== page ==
The GPS reading was 285 kilometers so I was still on track to beat my current 630 world record. I loaded myself up with Pasta and after a ten minute relax on a stretcher I got myself ready to go back on the board at 05.45 just before sunrise. The wind had veered to west south west so with the sunshine smiling at me I managed to clock some good distance.
At 07.30, twelve hours after the start the display was reading 340 kilometer. Knowing that the 8 hours in the dark was the most difficult part wind wise, I was confidant and kept on going. By this time the first blisters that formed on my hands started to open up and the hold on the boom became more painful by the minute. I started to use some lifting straps during the night to slightly ease the pressure on my hands and that did give me some comfort but the continuous pull on the boom really started to take it's toll on the hands.

I continued with the 7.0 m2 and just after 12.00 lunchtime I passed the 500 kilometer mark. For the afternoon some isolated rain showers were forecast and small showers came over which backed the wind to south west again and also meant that the wind subsided from time to time. Frustrated by the irregularity and the exhaustion, sailing became increasingly difficult. At 14.00 I passed Craig Hollins, my nearest competition, and his 550 kilometer distance and around 16.30 I passed the 630 mark. With 3 hours to spare I just had to keep going. Last year my aim was to get over the 700 kilometer mark (the wind denied me the opportunity) and even-though conditions weren't perfect I couldn't quit now. To much effort was put in and the crew on the shore and all my sailing buddies on the water cheered me on and pushed me to keep on going.


At 17.00 when I was at the middle of the lake, the wind swung around to west south west again and increased till a steady 6 beaufort. That was just what I needed to finish the last two and a half hours. At that point the 6.4m2 would have been relaxer to sail but I did not want to take the risk of having a smaller set if the wind would drop again so I kept on going full throttle. Physically I was still on my board but mentally I had left the water a while ago. It felt like I was in a complete trance and probably in some form of shock as well. The stretches with the flattest water were about 1,5 kilometer long and that's where I stayed till the clock finally showed 19.30....

The GPS showed 742 when I finally made it to the shore side. The distance I sailed before and after 19.30 needs to be subtracted so that made the clock stop at 728 kilometer.

My colleague and good friend Sjoerd carried the set back to shore, where friends and family gathered to welcome be back on solid ground. My hands looked like Freddy Gruger counting 26 blisters all together. A couple of blisters on my feet where they went in the foot straps, and two black toe nails complete the physical if not mental damage list.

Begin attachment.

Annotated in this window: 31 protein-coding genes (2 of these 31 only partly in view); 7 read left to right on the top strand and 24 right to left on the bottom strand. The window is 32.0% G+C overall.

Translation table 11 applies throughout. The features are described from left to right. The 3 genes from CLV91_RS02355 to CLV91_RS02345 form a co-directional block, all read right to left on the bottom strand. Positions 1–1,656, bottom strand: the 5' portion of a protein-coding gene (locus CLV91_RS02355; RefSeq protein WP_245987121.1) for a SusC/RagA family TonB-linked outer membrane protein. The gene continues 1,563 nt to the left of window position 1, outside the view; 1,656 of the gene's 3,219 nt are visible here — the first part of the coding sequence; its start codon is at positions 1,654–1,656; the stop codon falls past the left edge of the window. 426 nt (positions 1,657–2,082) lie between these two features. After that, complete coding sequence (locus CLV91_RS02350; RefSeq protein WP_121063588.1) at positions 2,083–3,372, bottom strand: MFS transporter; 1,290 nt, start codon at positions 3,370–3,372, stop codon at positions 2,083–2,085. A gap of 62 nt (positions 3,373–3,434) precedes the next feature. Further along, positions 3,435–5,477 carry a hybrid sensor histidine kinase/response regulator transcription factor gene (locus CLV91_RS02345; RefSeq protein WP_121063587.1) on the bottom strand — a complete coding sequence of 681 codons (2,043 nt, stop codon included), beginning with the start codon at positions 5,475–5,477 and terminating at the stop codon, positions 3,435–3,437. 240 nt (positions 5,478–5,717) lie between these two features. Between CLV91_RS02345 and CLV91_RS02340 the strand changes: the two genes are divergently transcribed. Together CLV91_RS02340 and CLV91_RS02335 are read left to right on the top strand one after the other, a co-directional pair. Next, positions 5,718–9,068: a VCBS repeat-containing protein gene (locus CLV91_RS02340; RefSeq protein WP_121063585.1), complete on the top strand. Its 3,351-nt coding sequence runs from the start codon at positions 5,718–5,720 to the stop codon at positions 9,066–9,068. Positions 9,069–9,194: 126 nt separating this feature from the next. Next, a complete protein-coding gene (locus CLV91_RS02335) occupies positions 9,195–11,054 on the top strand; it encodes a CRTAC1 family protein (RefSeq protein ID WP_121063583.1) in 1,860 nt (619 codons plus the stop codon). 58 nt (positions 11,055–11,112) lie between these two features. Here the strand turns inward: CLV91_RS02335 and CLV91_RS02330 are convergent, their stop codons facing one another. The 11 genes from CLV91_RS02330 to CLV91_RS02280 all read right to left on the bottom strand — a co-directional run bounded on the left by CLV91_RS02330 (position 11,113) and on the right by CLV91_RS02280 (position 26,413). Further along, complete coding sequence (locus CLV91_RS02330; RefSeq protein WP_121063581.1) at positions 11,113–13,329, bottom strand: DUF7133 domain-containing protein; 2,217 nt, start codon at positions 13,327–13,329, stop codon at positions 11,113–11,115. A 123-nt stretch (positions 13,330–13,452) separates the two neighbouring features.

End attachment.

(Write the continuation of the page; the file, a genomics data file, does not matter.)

My friends de rigged the equipment while I finally took of my wetsuit. The champagne was opened and after a huge bowl of chilly and rice the whole convoy went home. Luckily I could sit in the passenger seat since I was in no fit state to drive home for one hour. During the trip back utter exhaustion struck. Shivering I made it home and during the course of the night I woke up numerous times shaking and sweating.

The day after I felt remarkable good. A couple of sport massages to relax the muscles and some good sleeps helped me with the recovery, however its already a week ago and I'm still not back to war strength. I've made a short session on the board but the hands still don't agree with holding a boom. Vaseline and lavender oil are their biggest friends at the moment.


When uploading the data from a GPS into the computer, a so called doppler filter needs to be applied, to take the spikes out of the data. The corrected data will be around 700 kilometer. The data from from two of the three GPS units I had , did not show the full sailed distance on the display. This worried me and I've extracted all data from all three GPS units and sent it to the record committee of GPS speedsurfing. A formal ratification hasn't happened yet and hopefully the data provided will be sufficient to become to a valid claim, both for GPS speed surfing, as well as for Guinness world records. The gybe analysis showed 395 turns of which I felt in 5 times

Would I do it again??? Let's first see what the final outcome is of the distance. Does a perfect 24 hour doesn't exist I don't know that. I still have not had MY perfect storm. The full moon assisted a lot during the night time. The wind shifts made it a harder than expected challenge however I won the fight from the man with the hammer...this time.

This year a North sea Crossing from Lowestoft, England to IJmuiden, Holland is still on the to do list. To draw the attention for a sea going profession and volunteers for the rescue services in Holland, Sponsoring by the Dutch rescue service KNRM, and the Dutch pilot organization is arranged. With the equipment from VERTIGO sports the waiting games starts again. A southerly wind is needed to complete the nearly 200 kilometer crossing, my aim is under 6 hours.

Zijn uitzonderlijke prestatie was te zien op TV bij Omroep Zeeland en bij SBS6 Hart van Nederland

Bron: Dennis Klaaijsen (NED-192)


Gelezen: 11660 keer Laatst aangepast op maandag, 25 augustus 2014 12:35